• Nardz||

    $3.8 billion a year.
    Less than the Ds want to send Honduras and Mexico each.
    Still. Bad.

  • John||

    3.8 is more like it. That is about what I thought it was.

  • Nardz||

    If we spend $5 billion on border security, that's $5 billion we can't send to Honduras... and another $5 billion we can't send to Mexico

  • BestUsedCarSales||

    I will be very curious when the final tally comes out how the vote breaks down. This is an explicit call for more war in the face of long overdue movement away from our world policing. Thus, I am fully expecting bipartisan support both for and against it, and it to pass by a wide margin.

  • John||

    It is meaningless for Congress to "condemn Trump" for withdrawing Troops. Congress can stop the President from sending troops somewhere by refusing to fund it. They cannot, however, stop the President from withdrawing troops. The President is the Commander in Chief. He has the inherent authority to use or more importantly not use the military as he sees fit. If the Congress doesn't like that, they can either refuse to fund his military adventures or impeach him. Since you Congress can't use funding to prevent the President from refusing to make war, their only option is to impeach him, which won't happen. They are just grandstanding here.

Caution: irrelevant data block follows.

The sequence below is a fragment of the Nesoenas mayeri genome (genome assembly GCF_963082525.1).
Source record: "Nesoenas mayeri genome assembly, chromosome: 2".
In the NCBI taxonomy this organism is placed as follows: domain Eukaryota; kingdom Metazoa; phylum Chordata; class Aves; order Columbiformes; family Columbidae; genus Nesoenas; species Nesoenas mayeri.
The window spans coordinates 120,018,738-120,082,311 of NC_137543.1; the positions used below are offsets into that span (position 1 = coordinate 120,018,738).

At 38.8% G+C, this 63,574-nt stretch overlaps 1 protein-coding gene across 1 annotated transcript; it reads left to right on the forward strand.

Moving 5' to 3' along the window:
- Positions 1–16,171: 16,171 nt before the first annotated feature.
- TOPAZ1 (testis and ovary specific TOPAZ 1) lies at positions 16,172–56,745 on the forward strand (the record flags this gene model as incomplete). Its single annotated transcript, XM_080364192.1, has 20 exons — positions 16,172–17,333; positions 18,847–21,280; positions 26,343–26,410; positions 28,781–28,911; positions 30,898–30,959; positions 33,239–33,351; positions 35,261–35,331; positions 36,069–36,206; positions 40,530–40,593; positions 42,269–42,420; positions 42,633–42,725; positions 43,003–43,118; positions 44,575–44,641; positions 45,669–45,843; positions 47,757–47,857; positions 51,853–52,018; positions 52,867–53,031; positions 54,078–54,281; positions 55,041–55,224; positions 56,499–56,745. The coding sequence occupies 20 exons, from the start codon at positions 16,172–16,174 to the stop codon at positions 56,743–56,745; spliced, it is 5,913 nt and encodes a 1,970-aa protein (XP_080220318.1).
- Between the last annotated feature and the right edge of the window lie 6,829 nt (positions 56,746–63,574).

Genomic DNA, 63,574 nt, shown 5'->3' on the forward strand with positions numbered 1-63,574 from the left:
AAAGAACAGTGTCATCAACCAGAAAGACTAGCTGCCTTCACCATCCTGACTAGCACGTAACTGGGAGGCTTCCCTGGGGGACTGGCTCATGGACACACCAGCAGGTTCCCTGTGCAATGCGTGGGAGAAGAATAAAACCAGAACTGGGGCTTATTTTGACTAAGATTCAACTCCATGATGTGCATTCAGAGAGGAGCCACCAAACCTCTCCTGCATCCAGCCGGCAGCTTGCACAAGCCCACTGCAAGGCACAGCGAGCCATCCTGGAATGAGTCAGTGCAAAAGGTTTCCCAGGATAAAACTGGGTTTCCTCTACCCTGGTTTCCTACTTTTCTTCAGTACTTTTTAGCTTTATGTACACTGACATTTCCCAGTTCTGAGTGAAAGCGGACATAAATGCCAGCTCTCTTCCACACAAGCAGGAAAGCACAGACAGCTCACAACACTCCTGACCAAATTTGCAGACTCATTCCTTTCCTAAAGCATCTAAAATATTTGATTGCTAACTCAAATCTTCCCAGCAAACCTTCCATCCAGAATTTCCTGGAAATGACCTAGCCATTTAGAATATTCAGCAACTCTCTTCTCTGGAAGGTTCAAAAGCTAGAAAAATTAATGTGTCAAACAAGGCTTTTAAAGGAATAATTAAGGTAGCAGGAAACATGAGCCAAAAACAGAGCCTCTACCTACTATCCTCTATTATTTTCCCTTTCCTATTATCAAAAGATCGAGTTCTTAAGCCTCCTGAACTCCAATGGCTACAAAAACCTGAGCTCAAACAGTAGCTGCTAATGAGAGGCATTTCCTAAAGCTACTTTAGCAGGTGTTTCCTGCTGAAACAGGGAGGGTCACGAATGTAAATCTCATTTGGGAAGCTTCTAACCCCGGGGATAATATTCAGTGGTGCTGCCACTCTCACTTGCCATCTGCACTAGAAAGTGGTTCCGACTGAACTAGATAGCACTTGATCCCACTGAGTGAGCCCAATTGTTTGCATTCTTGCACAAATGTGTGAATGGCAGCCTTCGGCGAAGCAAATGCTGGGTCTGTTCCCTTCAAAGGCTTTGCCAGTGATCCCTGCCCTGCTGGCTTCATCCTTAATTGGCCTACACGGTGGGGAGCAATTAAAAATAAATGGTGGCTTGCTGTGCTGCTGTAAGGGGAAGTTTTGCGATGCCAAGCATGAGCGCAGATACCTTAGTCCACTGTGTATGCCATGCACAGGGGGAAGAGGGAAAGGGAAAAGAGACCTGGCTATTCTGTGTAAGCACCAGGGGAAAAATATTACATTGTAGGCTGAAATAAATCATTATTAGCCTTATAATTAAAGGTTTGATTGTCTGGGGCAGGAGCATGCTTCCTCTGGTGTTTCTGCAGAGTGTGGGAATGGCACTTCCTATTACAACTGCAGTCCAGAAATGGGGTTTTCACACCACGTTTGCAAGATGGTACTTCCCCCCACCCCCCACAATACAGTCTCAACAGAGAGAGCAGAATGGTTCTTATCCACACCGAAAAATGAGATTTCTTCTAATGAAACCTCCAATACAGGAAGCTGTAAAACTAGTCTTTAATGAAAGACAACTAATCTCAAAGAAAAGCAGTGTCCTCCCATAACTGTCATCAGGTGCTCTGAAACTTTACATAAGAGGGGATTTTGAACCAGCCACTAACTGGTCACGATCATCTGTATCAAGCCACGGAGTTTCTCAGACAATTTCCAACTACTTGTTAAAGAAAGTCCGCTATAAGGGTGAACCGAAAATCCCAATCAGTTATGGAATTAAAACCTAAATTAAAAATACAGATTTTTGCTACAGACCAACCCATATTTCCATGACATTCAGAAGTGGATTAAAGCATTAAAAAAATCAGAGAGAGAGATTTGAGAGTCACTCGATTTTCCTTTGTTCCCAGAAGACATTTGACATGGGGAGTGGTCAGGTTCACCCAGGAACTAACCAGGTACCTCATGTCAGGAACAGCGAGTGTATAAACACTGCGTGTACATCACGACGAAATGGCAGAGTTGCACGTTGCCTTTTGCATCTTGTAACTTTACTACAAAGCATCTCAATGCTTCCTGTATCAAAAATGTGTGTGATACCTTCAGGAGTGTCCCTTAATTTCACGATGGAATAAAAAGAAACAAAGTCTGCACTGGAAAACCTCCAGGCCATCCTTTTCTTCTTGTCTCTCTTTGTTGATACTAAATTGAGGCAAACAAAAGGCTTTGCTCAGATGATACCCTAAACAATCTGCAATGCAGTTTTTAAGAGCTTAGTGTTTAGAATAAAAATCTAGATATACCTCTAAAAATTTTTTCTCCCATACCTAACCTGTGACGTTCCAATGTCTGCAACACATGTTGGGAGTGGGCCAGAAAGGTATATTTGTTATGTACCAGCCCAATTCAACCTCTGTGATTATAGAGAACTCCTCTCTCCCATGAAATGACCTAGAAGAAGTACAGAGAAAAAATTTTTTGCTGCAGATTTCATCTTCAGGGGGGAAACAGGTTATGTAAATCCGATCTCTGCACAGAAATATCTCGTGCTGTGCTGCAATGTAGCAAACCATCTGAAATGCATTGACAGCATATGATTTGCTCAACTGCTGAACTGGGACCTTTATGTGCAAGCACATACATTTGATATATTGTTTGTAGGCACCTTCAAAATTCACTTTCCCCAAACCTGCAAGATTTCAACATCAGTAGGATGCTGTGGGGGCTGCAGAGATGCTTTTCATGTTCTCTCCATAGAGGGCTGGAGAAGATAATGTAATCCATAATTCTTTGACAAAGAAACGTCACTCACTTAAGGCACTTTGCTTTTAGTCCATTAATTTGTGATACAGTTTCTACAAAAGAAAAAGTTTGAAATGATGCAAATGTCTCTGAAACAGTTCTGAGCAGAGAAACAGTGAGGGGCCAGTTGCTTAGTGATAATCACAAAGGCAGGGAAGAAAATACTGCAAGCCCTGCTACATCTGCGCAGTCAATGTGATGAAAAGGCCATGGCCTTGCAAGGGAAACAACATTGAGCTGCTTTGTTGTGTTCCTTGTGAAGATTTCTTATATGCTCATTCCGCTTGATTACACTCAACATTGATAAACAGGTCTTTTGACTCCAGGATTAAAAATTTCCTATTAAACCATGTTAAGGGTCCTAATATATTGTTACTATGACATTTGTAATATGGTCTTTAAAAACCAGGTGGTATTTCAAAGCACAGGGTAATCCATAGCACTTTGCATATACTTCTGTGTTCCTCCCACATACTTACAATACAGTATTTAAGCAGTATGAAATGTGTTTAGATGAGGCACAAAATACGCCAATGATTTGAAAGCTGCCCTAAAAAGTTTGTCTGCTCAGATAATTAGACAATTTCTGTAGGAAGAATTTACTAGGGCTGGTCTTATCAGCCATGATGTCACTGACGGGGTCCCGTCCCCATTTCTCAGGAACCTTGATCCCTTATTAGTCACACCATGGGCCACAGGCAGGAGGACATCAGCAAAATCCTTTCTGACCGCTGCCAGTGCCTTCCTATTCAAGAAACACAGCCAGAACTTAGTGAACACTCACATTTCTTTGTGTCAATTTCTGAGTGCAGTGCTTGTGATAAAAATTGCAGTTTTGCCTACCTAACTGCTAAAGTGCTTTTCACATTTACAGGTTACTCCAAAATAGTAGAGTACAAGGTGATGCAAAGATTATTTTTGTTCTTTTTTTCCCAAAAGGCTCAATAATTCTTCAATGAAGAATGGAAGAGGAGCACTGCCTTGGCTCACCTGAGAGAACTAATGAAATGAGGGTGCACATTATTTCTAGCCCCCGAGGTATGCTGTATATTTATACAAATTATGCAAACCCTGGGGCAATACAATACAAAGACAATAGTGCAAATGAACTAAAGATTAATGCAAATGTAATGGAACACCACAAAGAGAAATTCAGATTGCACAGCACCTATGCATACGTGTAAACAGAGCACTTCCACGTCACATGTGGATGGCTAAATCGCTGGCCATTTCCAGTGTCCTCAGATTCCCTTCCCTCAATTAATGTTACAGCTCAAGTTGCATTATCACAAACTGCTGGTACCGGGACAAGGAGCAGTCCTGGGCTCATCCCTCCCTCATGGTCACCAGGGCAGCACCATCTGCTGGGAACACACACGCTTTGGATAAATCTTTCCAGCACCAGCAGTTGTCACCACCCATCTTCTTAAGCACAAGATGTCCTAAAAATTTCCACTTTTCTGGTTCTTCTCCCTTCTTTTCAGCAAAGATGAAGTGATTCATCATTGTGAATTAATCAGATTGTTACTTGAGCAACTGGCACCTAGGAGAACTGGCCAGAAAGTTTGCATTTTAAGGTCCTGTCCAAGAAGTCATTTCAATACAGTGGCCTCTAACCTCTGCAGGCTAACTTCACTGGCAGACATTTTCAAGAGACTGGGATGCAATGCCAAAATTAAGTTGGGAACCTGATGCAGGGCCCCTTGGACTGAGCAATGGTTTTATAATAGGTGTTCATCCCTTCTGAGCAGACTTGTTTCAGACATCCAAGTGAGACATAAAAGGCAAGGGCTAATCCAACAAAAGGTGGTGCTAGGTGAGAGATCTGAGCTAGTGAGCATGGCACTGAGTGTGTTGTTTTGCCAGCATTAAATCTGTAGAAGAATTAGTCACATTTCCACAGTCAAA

• BestUsedCarSales||

    I'm curious for the philosophical message it sends. As I said below, firm bipartisan support for condemnation of the end of a war is a sorry indicator of the state of national politicians. But we will see.

  • John||

    There is not a shred of support among the voters of either party for staying in Syria. They are not doing it to play to the gallery. They are doing it because if Trump can pull out of Syria, he can pull out of other places. And that costs their defense contractor donors a lot of money.

  • Nardz||

    I hope Trump hammers it in the SOTU tonight.
    Lots of emphasis on leaving Syria and Afghanistan.
    Then Congress can pass a bill to condemn Trump for doing something 2/3rds of the country supports...

  • Just Say'n||

    Means nothing without the House. But, since Democrats have the majority there and they are more motivated by "Orange Man Bad" more than any other thought they could easily pass legislation ending the withdrawal. Which will finally show that Congress is useless at challenging presidents that want to go to war and only good at stopping presidents who don't want war.